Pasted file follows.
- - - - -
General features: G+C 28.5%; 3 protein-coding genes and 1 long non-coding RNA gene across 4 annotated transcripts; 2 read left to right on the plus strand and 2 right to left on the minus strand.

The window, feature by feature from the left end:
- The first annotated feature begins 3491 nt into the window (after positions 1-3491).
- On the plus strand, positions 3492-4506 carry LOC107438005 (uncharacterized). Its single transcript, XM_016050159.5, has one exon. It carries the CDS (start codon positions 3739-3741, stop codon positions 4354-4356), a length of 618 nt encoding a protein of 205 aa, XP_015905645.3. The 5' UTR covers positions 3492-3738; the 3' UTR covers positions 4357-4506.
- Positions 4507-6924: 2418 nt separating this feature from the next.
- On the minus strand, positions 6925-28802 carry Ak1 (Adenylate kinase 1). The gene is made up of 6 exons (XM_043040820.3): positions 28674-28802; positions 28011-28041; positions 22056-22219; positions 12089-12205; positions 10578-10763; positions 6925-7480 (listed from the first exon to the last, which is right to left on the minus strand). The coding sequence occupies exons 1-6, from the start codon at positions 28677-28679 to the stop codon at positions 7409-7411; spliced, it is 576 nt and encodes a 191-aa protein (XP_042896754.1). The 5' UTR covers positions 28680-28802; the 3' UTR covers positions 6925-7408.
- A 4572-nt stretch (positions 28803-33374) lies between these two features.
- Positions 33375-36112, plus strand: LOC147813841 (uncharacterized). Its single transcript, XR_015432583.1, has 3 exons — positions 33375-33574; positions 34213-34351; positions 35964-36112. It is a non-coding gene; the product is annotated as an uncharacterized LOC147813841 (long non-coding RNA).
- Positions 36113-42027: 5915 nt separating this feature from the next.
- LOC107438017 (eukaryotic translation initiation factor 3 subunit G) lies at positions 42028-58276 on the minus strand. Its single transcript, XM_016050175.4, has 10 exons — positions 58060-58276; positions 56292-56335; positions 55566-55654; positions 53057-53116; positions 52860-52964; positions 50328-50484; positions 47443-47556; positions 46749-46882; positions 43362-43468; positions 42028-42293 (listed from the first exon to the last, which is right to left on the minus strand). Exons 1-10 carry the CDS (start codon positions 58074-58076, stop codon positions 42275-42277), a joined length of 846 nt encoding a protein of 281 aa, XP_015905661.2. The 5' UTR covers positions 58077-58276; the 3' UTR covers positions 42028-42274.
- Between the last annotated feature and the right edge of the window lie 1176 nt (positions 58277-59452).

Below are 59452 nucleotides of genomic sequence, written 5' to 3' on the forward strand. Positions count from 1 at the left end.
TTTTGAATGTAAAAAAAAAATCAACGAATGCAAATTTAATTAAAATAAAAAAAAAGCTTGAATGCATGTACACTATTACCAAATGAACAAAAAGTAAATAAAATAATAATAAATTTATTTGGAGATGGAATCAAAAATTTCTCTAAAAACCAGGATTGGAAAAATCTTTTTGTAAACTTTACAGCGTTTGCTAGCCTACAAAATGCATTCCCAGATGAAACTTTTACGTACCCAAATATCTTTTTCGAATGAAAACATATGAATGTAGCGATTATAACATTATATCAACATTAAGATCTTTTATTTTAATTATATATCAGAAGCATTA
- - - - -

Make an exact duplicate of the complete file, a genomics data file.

General features: G+C 28.5%; 3 protein-coding genes and 1 long non-coding RNA gene across 4 annotated transcripts; 2 read left to right on the plus strand and 2 right to left on the minus strand.

The window, feature by feature from the left end:
- The first annotated feature begins 3491 nt into the window (after positions 1-3491).
- On the plus strand, positions 3492-4506 carry LOC107438005 (uncharacterized). Its single transcript, XM_016050159.5, has one exon. It carries the CDS (start codon positions 3739-3741, stop codon positions 4354-4356), a length of 618 nt encoding a protein of 205 aa, XP_015905645.3. The 5' UTR covers positions 3492-3738; the 3' UTR covers positions 4357-4506.
- Positions 4507-6924: 2418 nt separating this feature from the next.
- On the minus strand, positions 6925-28802 carry Ak1 (Adenylate kinase 1). The gene is made up of 6 exons (XM_043040820.3): positions 28674-28802; positions 28011-28041; positions 22056-22219; positions 12089-12205; positions 10578-10763; positions 6925-7480 (listed from the first exon to the last, which is right to left on the minus strand). The coding sequence occupies exons 1-6, from the start codon at positions 28677-28679 to the stop codon at positions 7409-7411; spliced, it is 576 nt and encodes a 191-aa protein (XP_042896754.1). The 5' UTR covers positions 28680-28802; the 3' UTR covers positions 6925-7408.
- A 4572-nt stretch (positions 28803-33374) lies between these two features.
- Positions 33375-36112, plus strand: LOC147813841 (uncharacterized). Its single transcript, XR_015432583.1, has 3 exons — positions 33375-33574; positions 34213-34351; positions 35964-36112. It is a non-coding gene; the product is annotated as an uncharacterized LOC147813841 (long non-coding RNA).
- Positions 36113-42027: 5915 nt separating this feature from the next.
- LOC107438017 (eukaryotic translation initiation factor 3 subunit G) lies at positions 42028-58276 on the minus strand. Its single transcript, XM_016050175.4, has 10 exons — positions 58060-58276; positions 56292-56335; positions 55566-55654; positions 53057-53116; positions 52860-52964; positions 50328-50484; positions 47443-47556; positions 46749-46882; positions 43362-43468; positions 42028-42293 (listed from the first exon to the last, which is right to left on the minus strand). Exons 1-10 carry the CDS (start codon positions 58074-58076, stop codon positions 42275-42277), a joined length of 846 nt encoding a protein of 281 aa, XP_015905661.2. The 5' UTR covers positions 58077-58276; the 3' UTR covers positions 42028-42274.
- Between the last annotated feature and the right edge of the window lie 1176 nt (positions 58277-59452).

Below are 59452 nucleotides of genomic sequence, written 5' to 3' on the forward strand. Positions count from 1 at the left end.
TTTTGAATGTAAAAAAAAAATCAACGAATGCAAATTTAATTAAAATAAAAAAAAAGCTTGAATGCATGTACACTATTACCAAATGAACAAAAAGTAAATAAAATAATAATAAATTTATTTGGAGATGGAATCAAAAATTTCTCTAAAAACCAGGATTGGAAAAATCTTTTTGTAAACTTTACAGCGTTTGCTAGCCTACAAAATGCATTCCCAGATGAAACTTTTACGTACCCAAATATCTTTTTCGAATGAAAACATATGAATGTAGCGATTATAACATTATATCAACATTAAGATCTTTTATTTTAATTATATATCAGAAGCATTA